I never shy away from a calculated risk as, without it, I don’t feel you can reach your full potential or unlock the discomfort that propels growth, creativity and innovation
Sarah Garner

Today, Retykle accepts and sells over 2,500 of the best children’s and maternity brands from across the globe and they have recirculated over 150,000 items while educating both parents and children alike. 

This November, Retykle expanded into its first overseas outlet by launching an online store in Singapore along with a physical studio for parents to come down to view the clothes before they commit to purchasing them.  

With her recent expansion, her two children and more, Garner is certainly swamped. Below, she shares how she does it all in her own words. 

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What is a typical morning like for you?
I wake up at 6.45 am and get my kids dressed and ready for school before taking them to the bus stop for pickup. At about 7.20 am, I take a walk or run on the waterfront path near my place. I also use this time to call a friend or family member in Canada or listen to a podcast. By 9.30 am, I arrive at our Retykle Hong Kong office to start the workday.

What does a standard workday look like for you?
First thing in the morning, I have a quick informal catch-up with my team members. Then I get to work on emails, calls, events, and internal or external meetings. I usually have lunch at my desk, continue working and then leave the office by about 6.15 pm. I try to ensure I get home in time for some evening family time. Once I put the kids to bed, I will continue working from my couch. 

How would you describe your working style?
My working style is fluid with relaxed intensity. As many things happen throughout the day, I try to set aside time slots for meetings. Outside of those, I prioritise and accomplish tasks in order of importance and always leave time for team interaction whether scheduled or not.

There are also periods of time where I am completely focused, working intensely on certain deliverables. Although the juggle of predictable versus emergent priorities is constant, I remain calm throughout the day and take each thing in turn. 

Free time: overrated or underrated? Why?
Underrated. I think it’s important to have free and liberated time to trigger creativity. I believe that it is vital to have breaks to create distance and be inspired.

I find that when I create the space for new ideas, I am able to come up with innovative solutions to the problems we are trying to solve. True circularity is complex and still in its infancy of possibilities. This is a new frontier that requires ambitious problem-solving. 

How do you achieve a work-life balance? How do you set boundaries?
In terms of work-life balance, I believe that being present with my kids at the beginning and the end of the day is essential. Therefore my balance is somewhat predetermined as I work backwards from that as a starting point.

Before having kids, in my corporate life, I was usually the first in and last out. Now I set boundaries and prioritise my work to protect that daily time with my kids. I do my best to limit calls and meetings that are outside of key priorities and take calls versus in-person meetings to set clear limits on windows of availability.

Risks: should you take them? Why or why not?
Absolutely. I never shy away from a calculated risk as, without it, I don’t feel you can reach your full potential or unlock the discomfort that propels growth, creativity and innovation.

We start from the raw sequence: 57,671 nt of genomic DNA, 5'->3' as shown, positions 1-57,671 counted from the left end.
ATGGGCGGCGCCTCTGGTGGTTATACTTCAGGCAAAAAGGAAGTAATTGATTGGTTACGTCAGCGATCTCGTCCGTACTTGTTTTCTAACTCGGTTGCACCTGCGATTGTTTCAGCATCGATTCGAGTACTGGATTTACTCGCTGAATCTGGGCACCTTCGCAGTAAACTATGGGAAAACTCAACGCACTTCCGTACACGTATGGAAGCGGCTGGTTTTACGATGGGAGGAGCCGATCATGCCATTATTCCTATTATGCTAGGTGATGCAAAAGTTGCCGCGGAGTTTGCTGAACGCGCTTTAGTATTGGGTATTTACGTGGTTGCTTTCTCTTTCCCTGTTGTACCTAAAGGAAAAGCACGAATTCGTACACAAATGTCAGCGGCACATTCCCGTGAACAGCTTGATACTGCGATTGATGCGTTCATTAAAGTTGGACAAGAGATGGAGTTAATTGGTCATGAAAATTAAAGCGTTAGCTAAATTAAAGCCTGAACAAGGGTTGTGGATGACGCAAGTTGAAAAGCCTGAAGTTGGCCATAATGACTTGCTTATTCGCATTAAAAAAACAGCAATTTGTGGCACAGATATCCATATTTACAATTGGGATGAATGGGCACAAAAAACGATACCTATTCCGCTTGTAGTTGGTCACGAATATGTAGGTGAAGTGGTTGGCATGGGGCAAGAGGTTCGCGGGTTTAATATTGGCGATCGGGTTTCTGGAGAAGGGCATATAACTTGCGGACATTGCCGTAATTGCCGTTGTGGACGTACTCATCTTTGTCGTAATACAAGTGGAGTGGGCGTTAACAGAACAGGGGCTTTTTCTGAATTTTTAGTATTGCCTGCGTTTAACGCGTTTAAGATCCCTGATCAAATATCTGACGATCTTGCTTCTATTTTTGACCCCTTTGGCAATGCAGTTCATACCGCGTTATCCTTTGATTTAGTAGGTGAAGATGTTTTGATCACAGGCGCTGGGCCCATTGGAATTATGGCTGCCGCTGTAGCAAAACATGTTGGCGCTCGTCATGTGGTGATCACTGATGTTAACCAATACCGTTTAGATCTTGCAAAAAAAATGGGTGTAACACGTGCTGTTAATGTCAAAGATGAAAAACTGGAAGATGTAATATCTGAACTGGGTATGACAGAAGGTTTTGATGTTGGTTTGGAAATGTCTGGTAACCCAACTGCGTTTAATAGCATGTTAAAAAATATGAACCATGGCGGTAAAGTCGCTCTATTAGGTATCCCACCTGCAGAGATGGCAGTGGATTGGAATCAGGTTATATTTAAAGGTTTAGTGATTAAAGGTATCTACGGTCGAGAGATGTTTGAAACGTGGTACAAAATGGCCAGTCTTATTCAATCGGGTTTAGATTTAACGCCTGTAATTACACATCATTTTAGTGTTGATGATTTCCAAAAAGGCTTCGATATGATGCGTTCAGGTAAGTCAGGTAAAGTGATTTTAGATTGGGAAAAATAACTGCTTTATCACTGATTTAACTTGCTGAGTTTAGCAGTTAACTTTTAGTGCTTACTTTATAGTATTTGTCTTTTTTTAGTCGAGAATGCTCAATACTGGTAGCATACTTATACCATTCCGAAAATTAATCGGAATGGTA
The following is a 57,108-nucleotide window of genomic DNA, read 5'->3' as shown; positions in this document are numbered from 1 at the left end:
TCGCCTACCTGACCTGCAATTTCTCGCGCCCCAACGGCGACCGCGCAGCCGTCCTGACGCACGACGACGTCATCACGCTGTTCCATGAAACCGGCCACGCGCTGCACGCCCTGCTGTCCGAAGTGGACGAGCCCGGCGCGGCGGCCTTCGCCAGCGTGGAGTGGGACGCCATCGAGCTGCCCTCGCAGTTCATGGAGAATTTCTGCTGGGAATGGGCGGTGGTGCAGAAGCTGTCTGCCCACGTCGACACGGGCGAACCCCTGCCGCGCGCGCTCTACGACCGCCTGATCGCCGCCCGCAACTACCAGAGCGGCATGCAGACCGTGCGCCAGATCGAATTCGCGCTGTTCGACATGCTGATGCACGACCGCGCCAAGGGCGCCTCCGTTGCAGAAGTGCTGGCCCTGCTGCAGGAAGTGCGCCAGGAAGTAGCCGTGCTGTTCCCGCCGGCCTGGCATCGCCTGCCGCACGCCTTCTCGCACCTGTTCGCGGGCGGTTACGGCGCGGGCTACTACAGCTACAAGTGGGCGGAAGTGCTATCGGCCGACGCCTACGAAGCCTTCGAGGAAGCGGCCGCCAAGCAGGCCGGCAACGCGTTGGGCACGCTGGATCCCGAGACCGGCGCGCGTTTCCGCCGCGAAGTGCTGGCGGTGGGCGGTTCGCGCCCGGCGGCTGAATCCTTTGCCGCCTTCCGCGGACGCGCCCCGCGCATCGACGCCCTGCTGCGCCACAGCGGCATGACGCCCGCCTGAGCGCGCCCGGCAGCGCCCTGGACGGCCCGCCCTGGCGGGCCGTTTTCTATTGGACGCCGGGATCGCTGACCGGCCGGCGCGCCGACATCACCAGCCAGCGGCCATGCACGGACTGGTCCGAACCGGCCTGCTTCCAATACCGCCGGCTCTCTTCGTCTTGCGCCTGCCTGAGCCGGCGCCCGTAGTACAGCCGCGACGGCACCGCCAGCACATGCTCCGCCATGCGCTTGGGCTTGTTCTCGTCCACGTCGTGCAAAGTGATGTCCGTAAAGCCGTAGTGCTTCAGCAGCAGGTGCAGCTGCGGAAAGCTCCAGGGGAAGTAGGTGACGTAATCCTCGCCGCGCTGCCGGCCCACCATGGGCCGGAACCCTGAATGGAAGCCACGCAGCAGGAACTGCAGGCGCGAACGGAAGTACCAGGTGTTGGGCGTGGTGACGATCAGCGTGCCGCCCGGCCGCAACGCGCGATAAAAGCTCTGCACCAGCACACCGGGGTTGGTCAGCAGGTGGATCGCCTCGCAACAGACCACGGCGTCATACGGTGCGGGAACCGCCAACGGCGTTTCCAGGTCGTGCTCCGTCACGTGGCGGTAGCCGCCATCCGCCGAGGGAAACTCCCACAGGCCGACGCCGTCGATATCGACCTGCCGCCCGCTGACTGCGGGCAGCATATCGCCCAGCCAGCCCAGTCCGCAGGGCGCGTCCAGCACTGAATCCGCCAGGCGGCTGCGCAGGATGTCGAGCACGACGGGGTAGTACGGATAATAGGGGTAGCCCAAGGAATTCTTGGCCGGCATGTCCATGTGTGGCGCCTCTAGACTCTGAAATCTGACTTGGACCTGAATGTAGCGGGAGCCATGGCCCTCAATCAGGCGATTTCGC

How do you deal with your shortcomings?
I try to be quite aware of my blind spots and areas for development. I am constantly seeking opportunities to learn and upskill. I regularly take courses, participate in accelerators, join mentorship opportunities to mentor and be mentored, read books and listen to podcasts. Beyond self-development, I am a big believer in finding others who can complement my shortcomings. Moreover, I elevate and empower team members to have the opportunity to shine and own their domain expertise to round out our team.

What is an idea/thought that you heard recently, that you thought was interesting?
I see blockchain and the digitisation of fashion supply chains and stored data revolutionising the industry and propelling circularity. I also see the infancy of textile recycling and the opportunities that lie ahead with regenerating end of life textiles into new products. Fashion is at the most critical and exciting stage because innovations have never been more crucial. I enjoy learning about anything that will continue to contribute to propelling circularity in the industry.

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Above  Photo: Retykle

How do you unplug? 
I find exercising and spending time in nature are the best ways for me to relax and also to spur ideas.

How do you stay motivated?
I am motivated by big challenges and we have no shortage of those to tackle in the current and future plans of Retykle. My engine is always fuelled by the complexity and opportunity of what we are trying to accomplish.

What would you still like to accomplish?
True circularity with global participation. While there is a shift in perspective towards caring more about the environment at large, there is definitely a long way to go in terms of circularity in the fashion industry.

My goal is for Retykle is to continue to be a vessel that educates parents, as well as children about the importance of reducing clothing waste and the impacts of fashion on the environment coupled with providing a real solution to combat these issues.

What is the last thing you do before you go to bed?
If I’m honest, power off my phone.


See more honourees from the Sustainability category of the Gen.T List.